Supreme Court Judgments

Decision Information

Decision Content


Racine v. Woods, [1983] 2 S.C.R. 173

Date: 1983-10-13

Adoption — De facto adoption — Abandonment — Considerations underlying adoption — Best interests of child — Bonding — Interracial considerations — Whether or not Indian child's best interests lay with Metis-white psychological parents or with natural Indian mother — Whether or not finding of abandonment necessary to de facto adoption — The Child Welfare Act, C.C.S.M., c. C80, ss. 102(1), 103(2) [1979 (Man.), c. 22, s. 72 and 1974 (Man.), c. 30, s. 103(2), respectively J.

Appellants took respondent's infant daughter into their home, first as a ward of the Children's Aid Society, and then, after expiry of that wardship, with respondent's consent. A Notice of Receiving a Child for Private Adoption was filed in October, 1978. Appellants shortly afterwards refused to give up the child in circumstances in which they considered it irresponsible to do so and heard nothing more of the respondent until she launched an application for habeas corpus in January, 1982. Appellants applied for an order of de facto adoption in February, 1982. The application for custody was dismissed and the adoption order granted at trial. The Court of Appeal, however, overturned the adoption order, made the child a ward of that Court, granted custody to the appellants, and left it open to respondent to apply subsequently for access or custody. Appellants appealed and respondent cross-appealed. The crucial issue here was whether or not the child's best interests lay with the appellants her psychological parents, who were Metis and white or with her natural Indian mother.

Held: The appeal should be allowed and the cross-appeal dismissed.

[page 174]

The law no longer treats children as the property of those who gave them birth but focuses on what is in their best interests. In determining the best interests of the child, the significance of cultural background and heritage as opposed to bonding abates over time: the' closer the bond that develops with the prospective adoptive parents the less important the racial element becomes.

A finding of abandonment, even though it could be supported here, was not necessary to the trial judge's decision to allow adoption because the statute clearly dispensed with parental consent in a case of de facto adoption. "Custody" as used in s. 103 of the Act contemplated de facto custody provided it was not illegally obtained. The doctrine of estoppel would not properly be applied here to preclude a finding of abandonment. Appellants' conduct towards the child was responsible and could not be characterized as an illegal assertion of title.

Re Baby Duffell: Martin v. Duffell, [1950] S.C.R. 737; Hepton v. Moat, [1957] S.C.R. 606; Re Agar: McNeilly v. Agar, [1958] S.C.R. 52; Stein v. The Ship "Kathy K", [1976] 2 S.C.R. 802; SS. Hontestroom (Owners) v. S.S. Sagaporack (Owners), [1927] A.C. 37; referred to.

APPEAL and CROSS-APPEAL from a judgment of the Manitoba Court of Appeal (1982), 19 Man. R. (2d) 186, allowing in part an appeal from an adoption order granted by Krindle J. Appeal allowed and cross-appeal dismissed.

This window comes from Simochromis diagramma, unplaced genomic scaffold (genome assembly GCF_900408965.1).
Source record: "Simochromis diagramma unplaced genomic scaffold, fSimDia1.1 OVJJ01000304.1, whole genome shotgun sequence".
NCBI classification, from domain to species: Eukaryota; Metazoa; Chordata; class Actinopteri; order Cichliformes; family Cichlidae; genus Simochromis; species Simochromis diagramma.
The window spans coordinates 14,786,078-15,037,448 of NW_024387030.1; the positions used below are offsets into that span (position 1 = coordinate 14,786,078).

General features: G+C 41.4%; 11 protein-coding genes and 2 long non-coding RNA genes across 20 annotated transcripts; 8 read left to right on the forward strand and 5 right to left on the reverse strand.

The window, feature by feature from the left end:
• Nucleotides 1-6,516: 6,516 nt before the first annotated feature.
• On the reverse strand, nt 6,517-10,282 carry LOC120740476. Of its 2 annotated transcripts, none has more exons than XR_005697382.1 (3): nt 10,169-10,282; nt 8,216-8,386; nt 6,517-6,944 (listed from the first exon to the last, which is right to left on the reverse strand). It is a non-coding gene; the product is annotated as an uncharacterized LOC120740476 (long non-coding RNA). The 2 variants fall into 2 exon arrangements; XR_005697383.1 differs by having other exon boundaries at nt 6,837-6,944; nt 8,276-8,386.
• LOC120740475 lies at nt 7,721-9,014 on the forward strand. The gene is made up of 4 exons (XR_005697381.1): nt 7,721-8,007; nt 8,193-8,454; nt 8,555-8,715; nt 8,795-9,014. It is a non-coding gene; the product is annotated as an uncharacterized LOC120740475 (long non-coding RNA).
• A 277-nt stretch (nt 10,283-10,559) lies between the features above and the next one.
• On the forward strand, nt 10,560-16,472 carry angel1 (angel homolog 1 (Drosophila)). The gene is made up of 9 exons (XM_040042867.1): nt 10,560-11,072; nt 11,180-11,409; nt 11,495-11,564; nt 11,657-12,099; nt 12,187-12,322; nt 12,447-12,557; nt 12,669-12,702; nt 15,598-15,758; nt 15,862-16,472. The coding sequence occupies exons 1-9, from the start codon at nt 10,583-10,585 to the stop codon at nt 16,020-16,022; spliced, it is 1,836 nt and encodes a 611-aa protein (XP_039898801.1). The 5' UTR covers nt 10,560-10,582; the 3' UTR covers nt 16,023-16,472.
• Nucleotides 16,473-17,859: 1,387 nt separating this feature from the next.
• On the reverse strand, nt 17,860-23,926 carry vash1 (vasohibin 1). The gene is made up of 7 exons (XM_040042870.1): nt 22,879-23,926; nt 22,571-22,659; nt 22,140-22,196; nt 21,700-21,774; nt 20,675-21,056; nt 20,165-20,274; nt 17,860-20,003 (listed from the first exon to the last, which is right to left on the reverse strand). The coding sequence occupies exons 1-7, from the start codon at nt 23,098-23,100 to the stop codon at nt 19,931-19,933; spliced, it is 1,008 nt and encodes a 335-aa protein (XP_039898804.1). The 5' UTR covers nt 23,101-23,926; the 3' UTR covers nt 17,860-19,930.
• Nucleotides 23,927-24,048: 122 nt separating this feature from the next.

Leon R. Fishman, for the appellants.

Victor S. Savino, for the respondent.

The judgment of the Court was delivered by

WILSON J.—This appeal emphasizes once more, this time in an interracial context, that the law no longer treats children as the property of those who gave them birth but focuses on what is in their hest interests.

Leticia Grace Woods ("Leticia") was born at Portage la Prairie, Manitoba, on September 4, 1976 to Linda Woods, an Indian, who was at the time the wife of Lloyd Woods. Lloyd Woods was not the father of the child and divorce proceedings

[page 175]

were underway when Leticia was born. There are two children of the Woods marriage, Jason aged nine and Lydia aged eight. Mrs. Woods on her own admission had a serious alcohol problem and was unable to care for Leticia. First her brother and then her sister took the infant. The older children, Jason and Lydia, stayed with their father.

On October 20, 1976, when she was six weeks old, Leticia was apprehended by the Children's Aid Society of Central Manitoba pursuant to the protection sections of The Child Welfare Act, C.C.S.M., c. C80 ("the Act") and placed in a foster home. In February 1977 Judge Kimmelman, with her mother's consent, made her a ward of the Society for a one-year period which was subsequently extended for a further six months. On February 11, 1977 Leticia was placed in the foster home of Sandra Ransom (later Racine) and her husband Lorne Ransom. The Ransoms separated in the summer of 1977 and in September of that year Sandra started to cohabit with Allan Racine whom she subsequently married. Leticia remained in their home with the sanction of the Children's Aid Society until the wardship order expired in March 1978. Arrangements were then made by the Society to return her to her mother who was living in Brandon with her other two children. The Racines cooperated fully in this transfer which took place on May 4, 1978.

Mrs. Woods had made no effort to contact Leticia during the period of the wardship but had suggested to the Society early in 1978 that her sister might adopt her. The sister apparently had reservations about this and nothing came of it. The Racines by this time had, of course, developed an attachment to the child and were. concerned as to whether she was being properly cared for. They therefore took up Mrs. Woods' invitation to pay her a visit. In fact they paid two visits to see Leticia and on the second visit in May 1978, with Mrs. Woods' consent, took Leticia home with them. The evidence as to Mrs. Woods' intention in relinquishing custody of Leticia to the Racines is conflicting. She says they were to have Leticia